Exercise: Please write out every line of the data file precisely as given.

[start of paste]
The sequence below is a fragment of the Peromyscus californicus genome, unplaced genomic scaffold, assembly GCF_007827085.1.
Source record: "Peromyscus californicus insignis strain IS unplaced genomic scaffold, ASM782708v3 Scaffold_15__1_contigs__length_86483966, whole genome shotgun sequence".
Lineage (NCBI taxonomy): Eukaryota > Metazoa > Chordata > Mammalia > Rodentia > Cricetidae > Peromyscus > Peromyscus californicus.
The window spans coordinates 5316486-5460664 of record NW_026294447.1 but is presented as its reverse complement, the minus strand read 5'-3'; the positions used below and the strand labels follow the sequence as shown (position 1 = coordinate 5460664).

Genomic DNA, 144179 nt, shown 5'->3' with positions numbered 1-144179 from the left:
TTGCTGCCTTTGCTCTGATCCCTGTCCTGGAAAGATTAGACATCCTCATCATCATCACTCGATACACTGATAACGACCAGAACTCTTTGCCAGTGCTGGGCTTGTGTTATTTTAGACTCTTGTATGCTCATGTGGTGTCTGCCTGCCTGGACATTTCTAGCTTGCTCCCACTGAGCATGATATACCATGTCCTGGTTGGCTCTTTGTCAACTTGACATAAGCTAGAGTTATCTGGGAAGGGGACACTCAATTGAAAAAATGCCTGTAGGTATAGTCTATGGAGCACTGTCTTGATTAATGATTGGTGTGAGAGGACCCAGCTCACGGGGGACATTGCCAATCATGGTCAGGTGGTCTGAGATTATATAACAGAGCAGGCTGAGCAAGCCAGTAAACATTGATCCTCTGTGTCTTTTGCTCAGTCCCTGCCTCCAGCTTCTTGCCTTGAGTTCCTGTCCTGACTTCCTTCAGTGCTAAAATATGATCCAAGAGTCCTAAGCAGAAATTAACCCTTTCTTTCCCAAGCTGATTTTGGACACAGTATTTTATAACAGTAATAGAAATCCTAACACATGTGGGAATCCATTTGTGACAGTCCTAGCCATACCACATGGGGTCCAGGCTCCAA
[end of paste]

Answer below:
The sequence below is a fragment of the Peromyscus californicus genome, unplaced genomic scaffold, assembly GCF_007827085.1.
Source record: "Peromyscus californicus insignis strain IS unplaced genomic scaffold, ASM782708v3 Scaffold_15__1_contigs__length_86483966, whole genome shotgun sequence".
Lineage (NCBI taxonomy): Eukaryota > Metazoa > Chordata > Mammalia > Rodentia > Cricetidae > Peromyscus > Peromyscus californicus.
The window spans coordinates 5316486-5460664 of record NW_026294447.1 but is presented as its reverse complement, the minus strand read 5'-3'; the positions used below and the strand labels follow the sequence as shown (position 1 = coordinate 5460664).

Genomic DNA, 144179 nt, shown 5'->3' with positions numbered 1-144179 from the left:
TTGCTGCCTTTGCTCTGATCCCTGTCCTGGAAAGATTAGACATCCTCATCATCATCACTCGATACACTGATAACGACCAGAACTCTTTGCCAGTGCTGGGCTTGTGTTATTTTAGACTCTTGTATGCTCATGTGGTGTCTGCCTGCCTGGACATTTCTAGCTTGCTCCCACTGAGCATGATATACCATGTCCTGGTTGGCTCTTTGTCAACTTGACATAAGCTAGAGTTATCTGGGAAGGGGACACTCAATTGAAAAAATGCCTGTAGGTATAGTCTATGGAGCACTGTCTTGATTAATGATTGGTGTGAGAGGACCCAGCTCACGGGGGACATTGCCAATCATGGTCAGGTGGTCTGAGATTATATAACAGAGCAGGCTGAGCAAGCCAGTAAACATTGATCCTCTGTGTCTTTTGCTCAGTCCCTGCCTCCAGCTTCTTGCCTTGAGTTCCTGTCCTGACTTCCTTCAGTGCTAAAATATGATCCAAGAGTCCTAAGCAGAAATTAACCCTTTCTTTCCCAAGCTGATTTTGGACACAGTATTTTATAACAGTAATAGAAATCCTAACACATGTGGGAATCCATTTGTGACAGTCCTAGCCATACCACATGGGGTCCAGGCTCCAA